Slow play? Not here. Kenny Perry needs just 3 hours to shoot a 3-under 68 at Charles Schwab Cup

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PHOENIX — Kenny Perry says he likes playing fast. He proved it on Thursday during the first round of the Charles Schwab Cup Championship.

Teeing off at 10:10 a.m. local time and playing with a marker, Perry zipped around the Phoenix Country Club in just three hours and four minutes.

“I’m a fast player. I get my number I hit the shot and I go. I look at the putt, I hit the putt,” Perry said. “So I don’t really stress over that. So speed to me is more of a relief than a hindrance.”

One thing that helped was making birdies. Perry was 4-under through eight before making what he called terrible bogey on No. 9. He bogeyed Nos. 14 and 15 before making birdies on Nos. 16 and 17. A tap-in par on the last gave him a first-round 68.

Another reason he played so fast? His marker is a really good golfer.

“Kristoffer Marshall, the gentleman that played with me, is one of my dear friends. He’s a member at Silverleaf and he just won the Arizona State Am, so he’s a terrific player in his own right,” Perry said, who got permission for his friend to play this week. “I said ‘Is there any way I could get him to play with me today because I really want to go out there by myself,’ and first they said let us talk about it. Finally they called and said, we’ll let him play with you, but he’s got to agree to be the marker all week.”

Marshall never picked up and holed out every putt.

“I would say he shot around even, even to 2 over, somewhere around in
that area.”

Not a bad way to spend the week, playing four rounds at Phoenix Country Club playing with a PGA Tour Champions golfer. Marshall was unavailable for comment Thursday but he had a good reason: his son Asher is celebrating a birthday Thursday and Kristoffer “just flew out to get to his car to drive 30 minutes away,” Perry said. “Another reason we were playing fast out there, we were running around. I didn’t want him to be really late.”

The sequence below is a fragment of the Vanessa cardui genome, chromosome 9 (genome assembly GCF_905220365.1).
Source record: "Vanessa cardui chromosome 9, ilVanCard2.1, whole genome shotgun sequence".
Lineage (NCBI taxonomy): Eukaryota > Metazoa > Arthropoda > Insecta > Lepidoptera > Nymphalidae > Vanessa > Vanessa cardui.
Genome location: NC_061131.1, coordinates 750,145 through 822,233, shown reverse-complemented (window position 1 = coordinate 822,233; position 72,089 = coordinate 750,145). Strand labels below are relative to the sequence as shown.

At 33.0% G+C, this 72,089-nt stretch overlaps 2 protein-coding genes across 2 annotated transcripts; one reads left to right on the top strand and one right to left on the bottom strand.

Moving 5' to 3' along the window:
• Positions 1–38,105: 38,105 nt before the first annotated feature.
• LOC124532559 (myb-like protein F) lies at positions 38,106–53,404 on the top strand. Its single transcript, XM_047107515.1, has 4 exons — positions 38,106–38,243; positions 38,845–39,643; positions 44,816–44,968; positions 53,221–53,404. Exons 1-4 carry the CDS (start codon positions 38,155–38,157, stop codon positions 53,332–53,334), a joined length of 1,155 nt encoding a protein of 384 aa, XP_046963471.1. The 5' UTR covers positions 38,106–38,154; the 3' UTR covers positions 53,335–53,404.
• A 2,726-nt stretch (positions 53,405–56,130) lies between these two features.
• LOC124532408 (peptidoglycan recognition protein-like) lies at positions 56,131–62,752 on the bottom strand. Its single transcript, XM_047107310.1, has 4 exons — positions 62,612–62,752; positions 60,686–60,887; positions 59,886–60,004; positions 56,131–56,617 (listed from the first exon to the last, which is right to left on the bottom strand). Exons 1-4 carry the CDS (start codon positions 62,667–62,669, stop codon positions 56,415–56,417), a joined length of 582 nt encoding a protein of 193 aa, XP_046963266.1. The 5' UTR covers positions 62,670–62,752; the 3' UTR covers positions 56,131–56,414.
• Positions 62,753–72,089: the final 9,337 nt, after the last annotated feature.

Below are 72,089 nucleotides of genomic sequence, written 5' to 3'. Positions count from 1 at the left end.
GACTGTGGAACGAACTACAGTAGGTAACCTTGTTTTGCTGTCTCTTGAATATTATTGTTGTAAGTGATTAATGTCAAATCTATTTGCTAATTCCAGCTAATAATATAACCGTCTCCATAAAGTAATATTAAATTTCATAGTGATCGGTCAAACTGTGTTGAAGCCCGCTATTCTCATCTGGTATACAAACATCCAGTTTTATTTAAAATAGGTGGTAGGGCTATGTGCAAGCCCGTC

Perry said he once played a PGA Tour round in about 2 hours, 15 minutes. He doesn’t recall the tournament.

“No. I was by myself. I didn’t even read a putt. I hit it on the green, I told him to take the flag out and I just smacked it and I just went to the next hole. I wasn’t doing any good, I was last place or whatever, going to get last place money.”

Whether he gets last-place money this week or not is still to be determined. What is known is that Perry says he’s ready to step away from the game.

“This is probably my last tournament. I don’t plan to play much next year. Planning to hang the cleats up,” he said. “I may play four, five events just to come back, see the guys. But it’s been good.”

He went on to explain a late surge in his career didn’t allow for much of a break.

“I played my best golf on the PGA Tour age 48 to 50,” he said. “A lot of guys, they kind of lose their card around mid, early 40s, so they have four or five years to do whatever, relax, chill out and get ready for the Champions tour. I never did. I rolled right from the PGA Tour, got my card in ’87, never lost it, rolled right on into the Champions tour.

“I’ve been playing for 40 years, I’m tired. I’m 61, my knees are hurting, my shoulder’s hurt. It’s time, it’s time to go. I’ve got nine grandkids. I’ve got a lot of things I can do.”

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